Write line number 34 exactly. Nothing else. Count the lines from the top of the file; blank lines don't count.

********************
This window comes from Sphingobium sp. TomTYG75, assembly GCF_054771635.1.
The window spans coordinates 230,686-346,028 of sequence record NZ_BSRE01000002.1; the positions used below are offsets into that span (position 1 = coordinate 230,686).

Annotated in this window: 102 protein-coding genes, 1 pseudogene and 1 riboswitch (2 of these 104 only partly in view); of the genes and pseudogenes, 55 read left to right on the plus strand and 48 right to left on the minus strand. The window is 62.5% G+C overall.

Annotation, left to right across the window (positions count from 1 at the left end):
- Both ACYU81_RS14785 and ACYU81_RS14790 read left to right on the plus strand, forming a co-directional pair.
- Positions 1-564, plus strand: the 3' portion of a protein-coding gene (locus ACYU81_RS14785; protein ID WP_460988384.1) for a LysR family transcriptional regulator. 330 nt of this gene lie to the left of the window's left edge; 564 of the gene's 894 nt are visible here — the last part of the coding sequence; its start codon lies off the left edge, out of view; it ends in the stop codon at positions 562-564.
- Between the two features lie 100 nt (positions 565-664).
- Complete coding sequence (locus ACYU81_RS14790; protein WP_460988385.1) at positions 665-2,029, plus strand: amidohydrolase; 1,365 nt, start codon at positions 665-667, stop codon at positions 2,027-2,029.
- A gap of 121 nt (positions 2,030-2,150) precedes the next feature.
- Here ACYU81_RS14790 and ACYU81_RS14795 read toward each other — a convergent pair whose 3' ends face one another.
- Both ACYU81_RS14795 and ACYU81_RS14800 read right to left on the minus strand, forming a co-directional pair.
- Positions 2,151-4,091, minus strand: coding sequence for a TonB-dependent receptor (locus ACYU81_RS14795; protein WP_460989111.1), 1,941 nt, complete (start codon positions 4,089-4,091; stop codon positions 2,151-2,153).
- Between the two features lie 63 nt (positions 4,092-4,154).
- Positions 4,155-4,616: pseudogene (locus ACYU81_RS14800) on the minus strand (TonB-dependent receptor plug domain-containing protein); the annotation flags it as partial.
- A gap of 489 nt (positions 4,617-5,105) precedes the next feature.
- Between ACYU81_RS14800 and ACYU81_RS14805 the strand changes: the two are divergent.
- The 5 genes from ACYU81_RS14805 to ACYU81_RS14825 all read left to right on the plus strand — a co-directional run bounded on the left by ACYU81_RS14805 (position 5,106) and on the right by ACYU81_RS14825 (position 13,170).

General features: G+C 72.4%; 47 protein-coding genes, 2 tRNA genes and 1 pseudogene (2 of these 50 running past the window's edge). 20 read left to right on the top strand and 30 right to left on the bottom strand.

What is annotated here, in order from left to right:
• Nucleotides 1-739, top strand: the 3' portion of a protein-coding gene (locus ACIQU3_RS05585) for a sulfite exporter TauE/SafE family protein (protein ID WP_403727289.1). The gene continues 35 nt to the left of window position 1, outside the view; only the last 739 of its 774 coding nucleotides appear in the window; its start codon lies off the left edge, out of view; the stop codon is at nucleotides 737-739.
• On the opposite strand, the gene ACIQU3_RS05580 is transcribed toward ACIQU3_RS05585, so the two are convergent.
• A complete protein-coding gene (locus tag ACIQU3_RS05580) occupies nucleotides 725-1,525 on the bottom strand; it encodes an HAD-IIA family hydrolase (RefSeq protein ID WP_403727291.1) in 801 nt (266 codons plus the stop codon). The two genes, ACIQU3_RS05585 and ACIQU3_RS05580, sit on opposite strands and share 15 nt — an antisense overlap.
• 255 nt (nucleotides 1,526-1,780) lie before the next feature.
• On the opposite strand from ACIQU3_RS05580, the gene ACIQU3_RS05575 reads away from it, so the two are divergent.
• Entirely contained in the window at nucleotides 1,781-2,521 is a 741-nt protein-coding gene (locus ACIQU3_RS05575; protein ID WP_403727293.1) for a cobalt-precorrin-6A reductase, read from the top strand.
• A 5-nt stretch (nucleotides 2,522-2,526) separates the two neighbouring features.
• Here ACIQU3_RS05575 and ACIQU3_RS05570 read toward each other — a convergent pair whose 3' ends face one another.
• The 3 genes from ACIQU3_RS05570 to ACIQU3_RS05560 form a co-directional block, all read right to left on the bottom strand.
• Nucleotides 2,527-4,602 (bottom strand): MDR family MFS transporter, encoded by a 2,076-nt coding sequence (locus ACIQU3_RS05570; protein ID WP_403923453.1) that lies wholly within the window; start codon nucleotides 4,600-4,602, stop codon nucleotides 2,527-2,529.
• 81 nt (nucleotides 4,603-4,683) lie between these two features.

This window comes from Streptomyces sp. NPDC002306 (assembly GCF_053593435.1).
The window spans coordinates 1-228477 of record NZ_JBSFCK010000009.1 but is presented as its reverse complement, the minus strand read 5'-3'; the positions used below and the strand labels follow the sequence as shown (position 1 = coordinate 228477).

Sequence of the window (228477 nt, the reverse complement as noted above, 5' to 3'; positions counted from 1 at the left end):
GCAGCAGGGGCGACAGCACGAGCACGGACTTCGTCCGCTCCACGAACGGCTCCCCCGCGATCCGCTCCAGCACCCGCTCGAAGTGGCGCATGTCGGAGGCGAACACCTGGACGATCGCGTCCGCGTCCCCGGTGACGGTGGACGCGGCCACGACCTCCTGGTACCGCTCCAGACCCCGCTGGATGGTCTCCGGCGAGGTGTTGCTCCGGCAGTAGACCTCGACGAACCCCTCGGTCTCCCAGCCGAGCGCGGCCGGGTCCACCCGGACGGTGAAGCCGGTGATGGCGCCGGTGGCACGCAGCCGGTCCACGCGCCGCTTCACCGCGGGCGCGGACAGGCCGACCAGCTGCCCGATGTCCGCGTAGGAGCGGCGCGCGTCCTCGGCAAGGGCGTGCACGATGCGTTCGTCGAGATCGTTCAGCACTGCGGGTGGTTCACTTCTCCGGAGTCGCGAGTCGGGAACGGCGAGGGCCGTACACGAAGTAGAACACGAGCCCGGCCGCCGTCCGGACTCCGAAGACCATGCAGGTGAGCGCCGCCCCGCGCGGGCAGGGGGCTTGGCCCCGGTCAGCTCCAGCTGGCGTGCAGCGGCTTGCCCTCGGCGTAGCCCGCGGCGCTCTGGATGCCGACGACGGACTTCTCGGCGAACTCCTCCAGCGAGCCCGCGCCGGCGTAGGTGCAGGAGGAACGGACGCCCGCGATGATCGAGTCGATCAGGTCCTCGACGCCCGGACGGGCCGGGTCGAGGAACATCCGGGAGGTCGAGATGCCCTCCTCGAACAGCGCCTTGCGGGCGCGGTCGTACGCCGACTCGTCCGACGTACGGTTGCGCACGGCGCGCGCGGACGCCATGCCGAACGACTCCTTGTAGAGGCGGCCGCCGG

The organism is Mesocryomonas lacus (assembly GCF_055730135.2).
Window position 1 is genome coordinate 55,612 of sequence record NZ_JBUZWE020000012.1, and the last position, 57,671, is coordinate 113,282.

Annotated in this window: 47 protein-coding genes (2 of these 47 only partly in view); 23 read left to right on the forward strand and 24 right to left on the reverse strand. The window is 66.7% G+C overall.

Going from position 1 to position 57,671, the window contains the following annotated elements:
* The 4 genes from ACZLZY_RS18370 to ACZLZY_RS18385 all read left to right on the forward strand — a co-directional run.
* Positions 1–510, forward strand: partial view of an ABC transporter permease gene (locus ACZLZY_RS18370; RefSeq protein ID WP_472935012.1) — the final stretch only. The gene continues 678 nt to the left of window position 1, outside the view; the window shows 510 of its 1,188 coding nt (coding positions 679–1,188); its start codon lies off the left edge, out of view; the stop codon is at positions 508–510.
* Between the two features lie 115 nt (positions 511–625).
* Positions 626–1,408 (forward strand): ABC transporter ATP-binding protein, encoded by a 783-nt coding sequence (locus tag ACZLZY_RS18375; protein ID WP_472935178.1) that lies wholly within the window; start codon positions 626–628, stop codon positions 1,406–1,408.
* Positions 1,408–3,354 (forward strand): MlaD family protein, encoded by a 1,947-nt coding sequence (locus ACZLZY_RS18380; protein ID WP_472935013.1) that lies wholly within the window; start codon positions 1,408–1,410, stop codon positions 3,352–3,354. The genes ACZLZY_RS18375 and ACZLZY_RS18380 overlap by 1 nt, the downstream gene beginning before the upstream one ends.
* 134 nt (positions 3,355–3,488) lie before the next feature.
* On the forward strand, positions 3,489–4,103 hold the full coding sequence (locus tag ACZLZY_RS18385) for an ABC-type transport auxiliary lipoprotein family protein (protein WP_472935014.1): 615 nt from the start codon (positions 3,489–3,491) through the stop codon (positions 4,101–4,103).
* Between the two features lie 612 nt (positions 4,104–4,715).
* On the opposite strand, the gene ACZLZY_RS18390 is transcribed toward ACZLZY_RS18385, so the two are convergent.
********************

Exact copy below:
GCAGCAGGGGCGACAGCACGAGCACGGACTTCGTCCGCTCCACGAACGGCTCCCCCGCGATCCGCTCCAGCACCCGCTCGAAGTGGCGCATGTCGGAGGCGAACACCTGGACGATCGCGTCCGCGTCCCCGGTGACGGTGGACGCGGCCACGACCTCCTGGTACCGCTCCAGACCCCGCTGGATGGTCTCCGGCGAGGTGTTGCTCCGGCAGTAGACCTCGACGAACCCCTCGGTCTCCCAGCCGAGCGCGGCCGGGTCCACCCGGACGGTGAAGCCGGTGATGGCGCCGGTGGCACGCAGCCGGTCCACGCGCCGCTTCACCGCGGGCGCGGACAGGCCGACCAGCTGCCCGATGTCCGCGTAGGAGCGGCGCGCGTCCTCGGCAAGGGCGTGCACGATGCGTTCGTCGAGATCGTTCAGCACTGCGGGTGGTTCACTTCTCCGGAGTCGCGAGTCGGGAACGGCGAGGGCCGTACACGAAGTAGAACACGAGCCCGGCCGCCGTCCGGACTCCGAAGACCATGCAGGTGAGCGCCGCCCCGCGCGGGCAGGGGGCTTGGCCCCGGTCAGCTCCAGCTGGCGTGCAGCGGCTTGCCCTCGGCGTAGCCCGCGGCGCTCTGGATGCCGACGACGGACTTCTCGGCGAACTCCTCCAGCGAGCCCGCGCCGGCGTAGGTGCAGGAGGAACGGACGCCCGCGATGATCGAGTCGATCAGGTCCTCGACGCCCGGACGGGCCGGGTCGAGGAACATCCGGGAGGTCGAGATGCCCTCCTCGAACAGCGCCTTGCGGGCGCGGTCGTACGCCGACTCGTCCGACGTACGGTTGCGCACGGCGCGCGCGGACGCCATGCCGAACGACTCCTTGTAGAGGCGGCCGCCGG